|13 Organ Donation Questions: Busting Myths, Spreading Facts|
Some leave a legacy. Others leave many.
Signing that organ-donation pledge may mean you help dozens of people. But fear of donation is just as real for some people as fear of death. Here are your vital questions, answered once and for all.
by Stella Fitzgibbons, M.D., FACP
"They can't do a transplant because of an infection she developed while waiting."
"The liver cancer spread before they could do the surgery."
The story is repeated thousands of times a year in U.S. hospitals. Part of the problem? Lethal myths that prevent people from donating desperately needed organs. Here are the factual answers to your questions—even the ones you may be afraid to ask.
Questions About What Happens in the Hospital
Q. If the doctors know I'm an organ donor, will they try as hard to save me?
Despite what you may see on TV, the doctor who takes care of you will not be involved in any part of the transplant process. In fact, your doctors are discouraged from bringing up the subject. Hospitals have found that nurses do a better job of explaining the process, and chaplains can help with ethical and religious issues.
Actually, more testing is done to confirm brain death in an organ donor than in other patients. Intensive-care specialist Robert Levine, M.D., has worked with trauma patients at Houston's University of Texas Health Science Center. He points out that his part of the job is giving families "a sense that everything that needed to be done was done."
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Questions About Your Eligibility
Q. Does it matter how old I am?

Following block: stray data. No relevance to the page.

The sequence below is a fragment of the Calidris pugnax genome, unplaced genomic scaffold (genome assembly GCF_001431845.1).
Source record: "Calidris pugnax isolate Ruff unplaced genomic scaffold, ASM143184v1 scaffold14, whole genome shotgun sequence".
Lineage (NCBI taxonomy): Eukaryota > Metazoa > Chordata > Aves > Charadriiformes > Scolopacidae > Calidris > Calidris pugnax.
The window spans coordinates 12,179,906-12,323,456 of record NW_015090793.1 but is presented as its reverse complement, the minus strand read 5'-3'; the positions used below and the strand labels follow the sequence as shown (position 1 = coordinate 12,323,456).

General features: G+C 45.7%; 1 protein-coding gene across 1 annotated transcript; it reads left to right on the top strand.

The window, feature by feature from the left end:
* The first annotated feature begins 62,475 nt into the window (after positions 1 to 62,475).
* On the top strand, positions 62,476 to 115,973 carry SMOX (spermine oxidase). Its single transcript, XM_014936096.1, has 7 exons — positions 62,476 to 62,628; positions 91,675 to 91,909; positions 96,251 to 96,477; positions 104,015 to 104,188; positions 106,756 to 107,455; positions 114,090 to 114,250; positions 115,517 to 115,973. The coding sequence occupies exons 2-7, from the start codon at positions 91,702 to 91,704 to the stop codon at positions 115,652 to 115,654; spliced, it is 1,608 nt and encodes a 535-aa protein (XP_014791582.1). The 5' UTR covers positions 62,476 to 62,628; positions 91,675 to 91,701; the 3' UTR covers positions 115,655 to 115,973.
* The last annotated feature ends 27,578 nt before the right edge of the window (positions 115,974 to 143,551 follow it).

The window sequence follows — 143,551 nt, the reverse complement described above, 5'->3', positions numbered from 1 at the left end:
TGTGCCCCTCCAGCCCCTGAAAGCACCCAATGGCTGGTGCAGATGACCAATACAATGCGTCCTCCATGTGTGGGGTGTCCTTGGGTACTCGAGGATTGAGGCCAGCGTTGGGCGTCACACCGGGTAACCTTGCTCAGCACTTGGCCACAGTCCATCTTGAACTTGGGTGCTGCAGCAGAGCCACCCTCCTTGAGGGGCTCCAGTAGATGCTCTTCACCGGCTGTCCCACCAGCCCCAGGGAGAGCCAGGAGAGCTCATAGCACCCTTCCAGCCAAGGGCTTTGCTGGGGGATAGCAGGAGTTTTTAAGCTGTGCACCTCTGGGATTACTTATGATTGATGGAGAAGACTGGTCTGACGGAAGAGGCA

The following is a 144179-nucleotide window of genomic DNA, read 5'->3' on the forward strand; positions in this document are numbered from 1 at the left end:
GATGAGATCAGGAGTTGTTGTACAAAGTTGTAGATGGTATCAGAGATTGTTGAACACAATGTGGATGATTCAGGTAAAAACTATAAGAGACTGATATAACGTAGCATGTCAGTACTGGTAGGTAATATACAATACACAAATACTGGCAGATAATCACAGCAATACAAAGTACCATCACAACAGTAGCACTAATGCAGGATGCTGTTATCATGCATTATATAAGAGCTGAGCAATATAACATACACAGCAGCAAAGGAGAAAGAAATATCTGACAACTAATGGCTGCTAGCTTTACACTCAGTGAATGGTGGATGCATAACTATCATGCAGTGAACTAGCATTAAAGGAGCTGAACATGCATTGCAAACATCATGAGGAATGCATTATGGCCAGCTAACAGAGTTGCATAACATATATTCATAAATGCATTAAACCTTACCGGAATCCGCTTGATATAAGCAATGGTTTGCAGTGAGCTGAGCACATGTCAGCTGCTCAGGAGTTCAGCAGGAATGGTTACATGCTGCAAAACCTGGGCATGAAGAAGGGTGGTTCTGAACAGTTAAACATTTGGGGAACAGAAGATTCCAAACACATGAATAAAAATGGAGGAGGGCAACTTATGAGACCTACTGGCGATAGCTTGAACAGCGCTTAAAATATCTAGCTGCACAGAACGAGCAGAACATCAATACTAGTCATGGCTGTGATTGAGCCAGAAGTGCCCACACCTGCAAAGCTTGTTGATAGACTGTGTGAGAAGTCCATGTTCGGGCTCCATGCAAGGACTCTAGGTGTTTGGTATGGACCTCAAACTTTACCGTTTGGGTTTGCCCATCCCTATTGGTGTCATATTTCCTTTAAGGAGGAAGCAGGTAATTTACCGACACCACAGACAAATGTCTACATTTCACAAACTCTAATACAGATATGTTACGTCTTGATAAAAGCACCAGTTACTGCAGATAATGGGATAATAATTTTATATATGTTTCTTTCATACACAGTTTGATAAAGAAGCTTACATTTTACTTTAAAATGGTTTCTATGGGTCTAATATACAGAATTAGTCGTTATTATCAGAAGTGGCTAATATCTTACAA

Questions About the Funeral
Q. Will donating my organs affect my family's experience of my death? Will it, for example, prolong the time before they get my body back?
There is no extra bill for the family of an organ donor; all transplant expenses are paid by the recipient's insurance and/or public assistance.
Questions About What's Needed and Whom You'll Help
Q. Are particular types of people especially needed for organ donation?
Members of the controversial organization LifeSharers sign a request that their organs first go to people who themselves are registered donors. LifeSharers says they have almost 15,000 members. But one main criticism is that because they allow people to cut in line, patients who need the organ most desperately may not get it.
Estimates suggest that over 6,000 people die each year waiting for a transplant. But that number is probably low. Often, people who could have done well with a transplant if they'd had it earlier develop problems that make them ineligible. They're no longer included in the number who are waiting.
"We're dealing with myths," says transplant surgeon Clive Callender, M.D., founder of the National Minority Organ Tissue and Transplant Education Program. "But to the people who believe them, the myths are real."
Please sign that donor card— but don't stop there. If enough people let family and friends know their wishes and encourage them to sign their own cards, it will do more for those waiting for transplants than any government program.
Last updated and/or approved: October 2011. Original article appeared in September/October 2009 former print magazine. Bio current as of that issue. This general health-care information is not meant as individual advice. Please see our disclaimer.